Here is a link to a site that I get some of his school stuff on....He loves Pokemon and they have a Pokemon matching game and some other games
http://www.dltk-kids.com/crafts/cartoons/zoo.html



Tortuga
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12 Sep 2008, 3:26 pm

Kids are cruel wherever we go. I even had some issues with other homeschooling kids. I thought the homeschooled kids were so great at first, but then some of the girls starting harrassing my son every time when we went to a weekly event. They recruited the boys into the bullying and, in the end, I stopped taking my son to that social activity.

However, through homeschooling, I did find other families with kids on the spectrum and I go to their events. To date, no one with AS or autism has bullied my son and he feels happy when he sees those kids.

Academically, homeschooling has been easier than sending him to public school. He has more of a work ethic for me. Writing is difficult for him because he has dsygraphia and he has had some reading issues, but now he's up to grade level. In public school, he was in the bottom 2nd percentile for reading. He's 50th percentile now. I think he was too stressed to learn there.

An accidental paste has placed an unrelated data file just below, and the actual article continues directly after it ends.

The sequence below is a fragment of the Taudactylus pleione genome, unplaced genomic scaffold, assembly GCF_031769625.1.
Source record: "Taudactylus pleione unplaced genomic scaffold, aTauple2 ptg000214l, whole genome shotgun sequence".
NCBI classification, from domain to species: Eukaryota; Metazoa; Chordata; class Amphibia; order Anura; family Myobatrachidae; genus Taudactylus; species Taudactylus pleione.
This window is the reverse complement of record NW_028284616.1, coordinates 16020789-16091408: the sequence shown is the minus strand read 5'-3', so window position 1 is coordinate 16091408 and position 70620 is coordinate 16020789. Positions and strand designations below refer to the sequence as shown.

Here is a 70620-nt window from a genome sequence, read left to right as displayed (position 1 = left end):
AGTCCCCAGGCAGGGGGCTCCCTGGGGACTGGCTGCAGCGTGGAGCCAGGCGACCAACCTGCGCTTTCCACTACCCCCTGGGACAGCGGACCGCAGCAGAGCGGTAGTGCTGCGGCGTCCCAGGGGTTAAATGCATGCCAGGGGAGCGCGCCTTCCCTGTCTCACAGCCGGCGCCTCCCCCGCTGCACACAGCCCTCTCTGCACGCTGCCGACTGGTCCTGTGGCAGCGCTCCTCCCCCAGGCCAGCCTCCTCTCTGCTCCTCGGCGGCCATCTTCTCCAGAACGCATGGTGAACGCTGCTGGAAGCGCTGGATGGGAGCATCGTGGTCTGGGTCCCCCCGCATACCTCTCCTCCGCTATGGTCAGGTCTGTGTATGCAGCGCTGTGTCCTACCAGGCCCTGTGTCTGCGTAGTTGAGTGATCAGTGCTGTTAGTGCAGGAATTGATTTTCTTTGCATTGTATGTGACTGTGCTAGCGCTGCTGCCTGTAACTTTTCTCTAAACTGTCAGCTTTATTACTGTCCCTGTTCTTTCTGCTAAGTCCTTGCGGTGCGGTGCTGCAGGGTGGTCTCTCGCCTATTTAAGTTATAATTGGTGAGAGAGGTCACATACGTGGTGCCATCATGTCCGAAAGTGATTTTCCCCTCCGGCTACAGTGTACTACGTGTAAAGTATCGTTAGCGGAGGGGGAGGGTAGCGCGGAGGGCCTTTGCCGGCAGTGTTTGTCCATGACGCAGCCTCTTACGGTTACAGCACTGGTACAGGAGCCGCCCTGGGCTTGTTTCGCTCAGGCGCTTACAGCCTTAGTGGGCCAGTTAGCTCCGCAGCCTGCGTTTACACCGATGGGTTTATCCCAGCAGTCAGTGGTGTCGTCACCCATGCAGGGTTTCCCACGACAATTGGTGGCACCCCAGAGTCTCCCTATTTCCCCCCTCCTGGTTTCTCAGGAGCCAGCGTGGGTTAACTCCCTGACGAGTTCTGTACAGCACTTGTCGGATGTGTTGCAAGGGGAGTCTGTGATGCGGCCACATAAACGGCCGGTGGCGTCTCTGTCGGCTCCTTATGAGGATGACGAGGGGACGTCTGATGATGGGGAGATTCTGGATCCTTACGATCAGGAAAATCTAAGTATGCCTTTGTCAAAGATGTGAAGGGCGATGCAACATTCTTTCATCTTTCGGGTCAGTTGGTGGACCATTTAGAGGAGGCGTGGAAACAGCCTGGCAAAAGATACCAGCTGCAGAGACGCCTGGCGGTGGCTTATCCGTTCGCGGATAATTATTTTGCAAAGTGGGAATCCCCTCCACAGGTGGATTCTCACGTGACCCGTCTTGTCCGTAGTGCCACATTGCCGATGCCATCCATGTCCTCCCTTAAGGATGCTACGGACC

violet_yoshi
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12 Sep 2008, 10:39 pm

liloleme wrote:
natesmom wrote:
Your son sounds like mine. I read another post of yours and they sound like twins! It takes forever for my son to complete the most basic of homework assignments because he always has to erase what he has done to do it better. That is with tracing and writing a row of letters, too. He is good with writing only because he has to have the letters perfect. He doesn't seem to like writing, though. He grips his pencil extremely tight and seems to struggle.


He is also not really into learning to read. He told me today that he doesn't want to learn to read until he is ten years old but he will learn more numbers :lol: . He is good with math concepts - like his dad. Before he turned five years old, he told me that he wouldn't learn to read until he turned five. Now that he is five, he changed his mind. He is a pretty funny but I need to find a way to motivate him to learn to read. I honestly think that more online games would help.


What online games does your son play??

I don't know if I would be a good home school parent but if our experience becomes worse, I would rather pull him then let him lose his great personality and feel like hell about himself. That is my worst nightmare - ultimate worst.



Here is a link to a site that I get some of his school stuff on....He loves Pokemon and they have a Pokemon matching game and some other games
http://www.dltk-kids.com/crafts/cartoons/zoo.html